Forged Endorsements Under the United Nations Negotiable Instruments Convention: A Compromise Between Common and Civil Law
Carl Felsenfeld, 45(1): 397–413 (Nov. 1989)
The Convention on International Bills of Exchange and International Promissory Notes has been adopted by the United Nations General Assembly and is on its way to the Senate for ratification as a treaty. One of the most difficult tasks faced by its draftsmen was to establish a satisfactory compromise position between the civil and common law approaches to forged endorsements. Under the former system, the forgery is effective to move the instrument; under the latter it has no validity. The Article describes the position endorsed by the United Nations and affirms that, in this respect, the Convention is satisfactory for adoption as a U.S. treaty.
Void or Voidable?—Curing Defects in Stock Issuances Under Delaware Law
C. Stephen Bigler and Seth Barrett Tillman, 63(4): 1109-1152 (August 2008)
It is not unusual for a Delaware corporation's stock records to have omissions or procedural defects raising questions as to the valid authorization of some of the outstanding stock. Confronted with such irregularities, most corporate lawyers would likely attempt to cure the defect through board and, if necessary, stockholder ratification. However, in a number of leading cases, the Delaware Supreme Court has treated the statutory formalities for the issuance of stock as substantive prerequisites to the validity of the stock being issued, and the court has determined that failure to comply with such formalities renders the stock in question void, i.e., not curable by ratification. Unfortunately, the decisions issued by the Delaware courts have not afforded the necessary certainty to allow practitioners to decide whether a particular defect in stock issuance is a substantive defect that renders stock void or a mere technical defect that renders stock voidable. This Article analyzes the cases giving rise to this lack of clarity and proposes that the Delaware courts apply the policy underlying Article 8 of the Delaware Uniform Commercial Code to validate stock in the hands of innocent purchasers for value in determining whether stock is void or voidable.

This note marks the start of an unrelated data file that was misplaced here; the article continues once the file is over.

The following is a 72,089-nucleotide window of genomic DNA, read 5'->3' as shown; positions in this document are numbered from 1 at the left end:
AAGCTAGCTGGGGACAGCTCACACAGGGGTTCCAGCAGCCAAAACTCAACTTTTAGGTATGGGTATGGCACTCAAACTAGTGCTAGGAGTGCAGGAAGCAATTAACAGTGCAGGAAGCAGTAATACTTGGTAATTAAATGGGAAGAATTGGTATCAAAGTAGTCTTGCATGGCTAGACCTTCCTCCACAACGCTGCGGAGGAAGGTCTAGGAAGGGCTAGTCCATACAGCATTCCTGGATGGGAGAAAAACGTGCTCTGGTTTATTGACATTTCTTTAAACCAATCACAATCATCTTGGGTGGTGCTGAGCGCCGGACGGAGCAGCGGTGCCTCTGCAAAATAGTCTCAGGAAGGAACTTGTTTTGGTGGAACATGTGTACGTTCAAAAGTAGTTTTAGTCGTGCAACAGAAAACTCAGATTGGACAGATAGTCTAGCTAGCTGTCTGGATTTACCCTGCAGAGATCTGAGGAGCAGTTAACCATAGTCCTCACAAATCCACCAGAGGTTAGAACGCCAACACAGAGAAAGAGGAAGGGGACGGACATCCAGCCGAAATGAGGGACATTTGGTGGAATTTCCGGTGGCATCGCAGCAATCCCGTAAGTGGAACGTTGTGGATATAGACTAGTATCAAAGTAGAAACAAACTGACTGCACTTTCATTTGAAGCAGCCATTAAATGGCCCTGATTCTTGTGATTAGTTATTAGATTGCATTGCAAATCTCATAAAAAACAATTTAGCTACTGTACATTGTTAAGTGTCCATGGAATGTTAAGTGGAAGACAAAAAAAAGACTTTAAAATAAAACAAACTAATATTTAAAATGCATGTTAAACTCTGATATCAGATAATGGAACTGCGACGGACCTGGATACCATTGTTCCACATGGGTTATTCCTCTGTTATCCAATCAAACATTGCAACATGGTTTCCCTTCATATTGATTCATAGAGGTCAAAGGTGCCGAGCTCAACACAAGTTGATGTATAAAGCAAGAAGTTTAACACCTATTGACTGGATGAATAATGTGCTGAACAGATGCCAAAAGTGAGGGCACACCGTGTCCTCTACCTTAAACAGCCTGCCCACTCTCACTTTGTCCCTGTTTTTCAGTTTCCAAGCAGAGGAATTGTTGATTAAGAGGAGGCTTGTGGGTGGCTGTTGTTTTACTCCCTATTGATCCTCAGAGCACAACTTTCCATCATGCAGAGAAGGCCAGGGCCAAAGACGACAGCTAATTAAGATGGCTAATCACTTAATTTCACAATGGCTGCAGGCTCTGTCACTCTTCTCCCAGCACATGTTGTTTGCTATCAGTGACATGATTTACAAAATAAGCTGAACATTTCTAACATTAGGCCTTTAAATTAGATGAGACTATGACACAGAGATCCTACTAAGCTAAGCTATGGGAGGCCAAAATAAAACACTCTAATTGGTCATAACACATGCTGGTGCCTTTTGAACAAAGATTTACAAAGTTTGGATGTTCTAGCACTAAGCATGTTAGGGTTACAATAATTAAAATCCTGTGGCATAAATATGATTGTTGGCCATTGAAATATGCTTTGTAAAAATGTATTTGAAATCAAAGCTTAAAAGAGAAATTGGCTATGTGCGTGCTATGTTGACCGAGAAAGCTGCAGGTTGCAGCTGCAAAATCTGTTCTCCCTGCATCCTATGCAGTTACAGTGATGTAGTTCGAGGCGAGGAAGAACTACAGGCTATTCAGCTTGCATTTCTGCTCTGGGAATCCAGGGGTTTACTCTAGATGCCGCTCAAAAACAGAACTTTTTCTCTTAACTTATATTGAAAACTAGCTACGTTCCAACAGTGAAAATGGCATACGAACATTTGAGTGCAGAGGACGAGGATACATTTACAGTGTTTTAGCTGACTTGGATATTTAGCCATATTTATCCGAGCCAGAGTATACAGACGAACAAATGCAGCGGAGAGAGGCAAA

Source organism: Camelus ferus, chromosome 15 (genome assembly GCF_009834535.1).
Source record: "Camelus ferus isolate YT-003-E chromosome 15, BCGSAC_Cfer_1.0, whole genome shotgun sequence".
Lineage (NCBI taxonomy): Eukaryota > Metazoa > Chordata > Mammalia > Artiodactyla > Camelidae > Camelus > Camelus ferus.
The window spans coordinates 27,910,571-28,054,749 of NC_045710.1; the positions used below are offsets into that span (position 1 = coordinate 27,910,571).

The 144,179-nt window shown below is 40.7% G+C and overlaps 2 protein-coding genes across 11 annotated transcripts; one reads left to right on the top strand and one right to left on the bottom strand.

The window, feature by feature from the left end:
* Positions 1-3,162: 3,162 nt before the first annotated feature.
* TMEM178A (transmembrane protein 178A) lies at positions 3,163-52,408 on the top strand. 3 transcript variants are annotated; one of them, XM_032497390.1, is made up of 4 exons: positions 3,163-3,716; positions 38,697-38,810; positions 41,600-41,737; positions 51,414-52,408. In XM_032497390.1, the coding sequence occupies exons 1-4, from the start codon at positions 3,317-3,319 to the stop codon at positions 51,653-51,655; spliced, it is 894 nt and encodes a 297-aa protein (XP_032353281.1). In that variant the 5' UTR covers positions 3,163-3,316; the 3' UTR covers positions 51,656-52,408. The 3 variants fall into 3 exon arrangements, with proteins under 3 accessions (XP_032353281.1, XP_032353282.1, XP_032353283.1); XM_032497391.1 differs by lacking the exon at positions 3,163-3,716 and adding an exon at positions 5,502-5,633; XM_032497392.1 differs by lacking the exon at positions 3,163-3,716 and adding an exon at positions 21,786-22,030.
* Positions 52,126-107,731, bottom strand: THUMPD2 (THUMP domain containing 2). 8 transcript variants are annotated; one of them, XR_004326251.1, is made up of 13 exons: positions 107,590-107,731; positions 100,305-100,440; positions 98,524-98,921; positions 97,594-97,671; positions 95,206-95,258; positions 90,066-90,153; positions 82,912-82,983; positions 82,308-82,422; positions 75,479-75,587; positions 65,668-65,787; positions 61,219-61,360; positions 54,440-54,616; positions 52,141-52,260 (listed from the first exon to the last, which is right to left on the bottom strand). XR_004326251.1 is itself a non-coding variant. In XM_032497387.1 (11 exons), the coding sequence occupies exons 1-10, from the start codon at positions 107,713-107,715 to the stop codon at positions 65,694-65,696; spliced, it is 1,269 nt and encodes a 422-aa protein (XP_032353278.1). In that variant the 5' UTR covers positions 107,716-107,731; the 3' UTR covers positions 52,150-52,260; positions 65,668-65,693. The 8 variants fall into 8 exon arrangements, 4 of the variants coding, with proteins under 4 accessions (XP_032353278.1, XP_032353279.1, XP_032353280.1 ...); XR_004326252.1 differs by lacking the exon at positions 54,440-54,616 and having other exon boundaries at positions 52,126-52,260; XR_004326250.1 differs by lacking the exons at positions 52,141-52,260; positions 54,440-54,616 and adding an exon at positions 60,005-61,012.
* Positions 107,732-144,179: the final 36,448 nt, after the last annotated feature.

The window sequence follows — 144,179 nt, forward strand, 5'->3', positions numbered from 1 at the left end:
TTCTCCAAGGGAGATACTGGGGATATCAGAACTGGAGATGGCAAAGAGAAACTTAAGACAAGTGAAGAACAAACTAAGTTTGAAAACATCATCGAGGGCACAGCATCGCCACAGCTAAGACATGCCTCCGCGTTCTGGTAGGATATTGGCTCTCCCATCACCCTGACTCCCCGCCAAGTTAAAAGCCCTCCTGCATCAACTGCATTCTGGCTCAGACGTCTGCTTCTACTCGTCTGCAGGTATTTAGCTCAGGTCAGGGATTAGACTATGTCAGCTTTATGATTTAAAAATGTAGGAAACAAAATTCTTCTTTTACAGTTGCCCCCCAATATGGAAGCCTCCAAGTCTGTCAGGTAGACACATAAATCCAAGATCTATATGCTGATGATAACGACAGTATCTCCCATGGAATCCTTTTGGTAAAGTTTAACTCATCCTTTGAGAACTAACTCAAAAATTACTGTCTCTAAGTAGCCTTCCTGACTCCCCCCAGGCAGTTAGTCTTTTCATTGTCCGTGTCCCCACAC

U.C.C. Article 9, Filing-Based Priority, and Fundamental Property Principles: A Reply to Professor Plank
Steven L. Harris and Charles W. Mooney, Jr., 69(1): 79-92 (November 2013)
Uniform Commercial Code Article 9 generally follows the common law principle that one cannot give rights in property that one does not have (nemo dat quod non habet). In many circumstances, however, the priority rules under Article 9, including its rule awarding priority to the first security interest that is perfected or as to which a financing statement has been filed, trump nemo dat and enable a debtor to grant a senior security interest in property that the debtor previously had encumbered. In this article, Professors Steven Harris and Charles Mooney argue that, properly understood, the first-to-file-or-perfect rule confers upon a debtor the power to create a security interest in accounts and other rights to payment that the debtor has already sold and in which it retains no interest. In doing so, the authors take issue with Professor Thomas Plank, whose argument to the contrary appeared in the February 2013 issue of The Business Lawyer.